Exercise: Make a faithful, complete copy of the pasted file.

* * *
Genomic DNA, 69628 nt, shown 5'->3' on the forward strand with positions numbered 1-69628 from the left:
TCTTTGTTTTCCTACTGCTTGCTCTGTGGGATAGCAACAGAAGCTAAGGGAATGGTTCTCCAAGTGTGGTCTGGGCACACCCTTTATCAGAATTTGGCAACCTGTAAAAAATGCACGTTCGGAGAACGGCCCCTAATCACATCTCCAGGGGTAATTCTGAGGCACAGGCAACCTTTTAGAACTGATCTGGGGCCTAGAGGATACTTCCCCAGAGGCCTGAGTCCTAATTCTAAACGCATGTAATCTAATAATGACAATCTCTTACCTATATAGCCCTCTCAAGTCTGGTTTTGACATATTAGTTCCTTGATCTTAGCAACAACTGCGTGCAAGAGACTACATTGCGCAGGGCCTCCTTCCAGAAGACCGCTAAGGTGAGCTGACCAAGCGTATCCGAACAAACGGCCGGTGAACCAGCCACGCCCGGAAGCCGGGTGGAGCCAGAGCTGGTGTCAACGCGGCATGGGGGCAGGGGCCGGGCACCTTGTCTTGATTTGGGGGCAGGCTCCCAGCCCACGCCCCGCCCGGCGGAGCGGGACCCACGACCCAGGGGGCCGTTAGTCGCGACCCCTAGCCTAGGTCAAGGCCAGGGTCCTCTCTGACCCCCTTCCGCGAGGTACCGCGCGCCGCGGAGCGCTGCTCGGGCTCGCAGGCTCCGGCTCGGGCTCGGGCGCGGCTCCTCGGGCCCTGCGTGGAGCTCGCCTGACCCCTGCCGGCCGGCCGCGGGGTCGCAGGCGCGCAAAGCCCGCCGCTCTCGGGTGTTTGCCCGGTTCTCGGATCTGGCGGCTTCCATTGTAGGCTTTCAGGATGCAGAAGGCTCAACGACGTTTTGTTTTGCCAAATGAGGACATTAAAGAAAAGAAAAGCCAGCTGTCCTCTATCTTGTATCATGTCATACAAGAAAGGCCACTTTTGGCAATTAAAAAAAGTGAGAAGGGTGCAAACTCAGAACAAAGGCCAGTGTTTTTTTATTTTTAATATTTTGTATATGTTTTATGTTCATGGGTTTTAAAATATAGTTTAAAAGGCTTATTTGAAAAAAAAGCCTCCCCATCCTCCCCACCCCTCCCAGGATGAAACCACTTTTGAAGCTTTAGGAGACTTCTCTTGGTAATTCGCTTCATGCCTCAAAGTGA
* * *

Genomic DNA, 69628 nt, shown 5'->3' on the forward strand with positions numbered 1-69628 from the left:
TCTTTGTTTTCCTACTGCTTGCTCTGTGGGATAGCAACAGAAGCTAAGGGAATGGTTCTCCAAGTGTGGTCTGGGCACACCCTTTATCAGAATTTGGCAACCTGTAAAAAATGCACGTTCGGAGAACGGCCCCTAATCACATCTCCAGGGGTAATTCTGAGGCACAGGCAACCTTTTAGAACTGATCTGGGGCCTAGAGGATACTTCCCCAGAGGCCTGAGTCCTAATTCTAAACGCATGTAATCTAATAATGACAATCTCTTACCTATATAGCCCTCTCAAGTCTGGTTTTGACATATTAGTTCCTTGATCTTAGCAACAACTGCGTGCAAGAGACTACATTGCGCAGGGCCTCCTTCCAGAAGACCGCTAAGGTGAGCTGACCAAGCGTATCCGAACAAACGGCCGGTGAACCAGCCACGCCCGGAAGCCGGGTGGAGCCAGAGCTGGTGTCAACGCGGCATGGGGGCAGGGGCCGGGCACCTTGTCTTGATTTGGGGGCAGGCTCCCAGCCCACGCCCCGCCCGGCGGAGCGGGACCCACGACCCAGGGGGCCGTTAGTCGCGACCCCTAGCCTAGGTCAAGGCCAGGGTCCTCTCTGACCCCCTTCCGCGAGGTACCGCGCGCCGCGGAGCGCTGCTCGGGCTCGCAGGCTCCGGCTCGGGCTCGGGCGCGGCTCCTCGGGCCCTGCGTGGAGCTCGCCTGACCCCTGCCGGCCGGCCGCGGGGTCGCAGGCGCGCAAAGCCCGCCGCTCTCGGGTGTTTGCCCGGTTCTCGGATCTGGCGGCTTCCATTGTAGGCTTTCAGGATGCAGAAGGCTCAACGACGTTTTGTTTTGCCAAATGAGGACATTAAAGAAAAGAAAAGCCAGCTGTCCTCTATCTTGTATCATGTCATACAAGAAAGGCCACTTTTGGCAATTAAAAAAAGTGAGAAGGGTGCAAACTCAGAACAAAGGCCAGTGTTTTTTTATTTTTAATATTTTGTATATGTTTTATGTTCATGGGTTTTAAAATATAGTTTAAAAGGCTTATTTGAAAAAAAAGCCTCCCCATCCTCCCCACCCCTCCCAGGATGAAACCACTTTTGAAGCTTTAGGAGACTTCTCTTGGTAATTCGCTTCATGCCTCAAAGTGA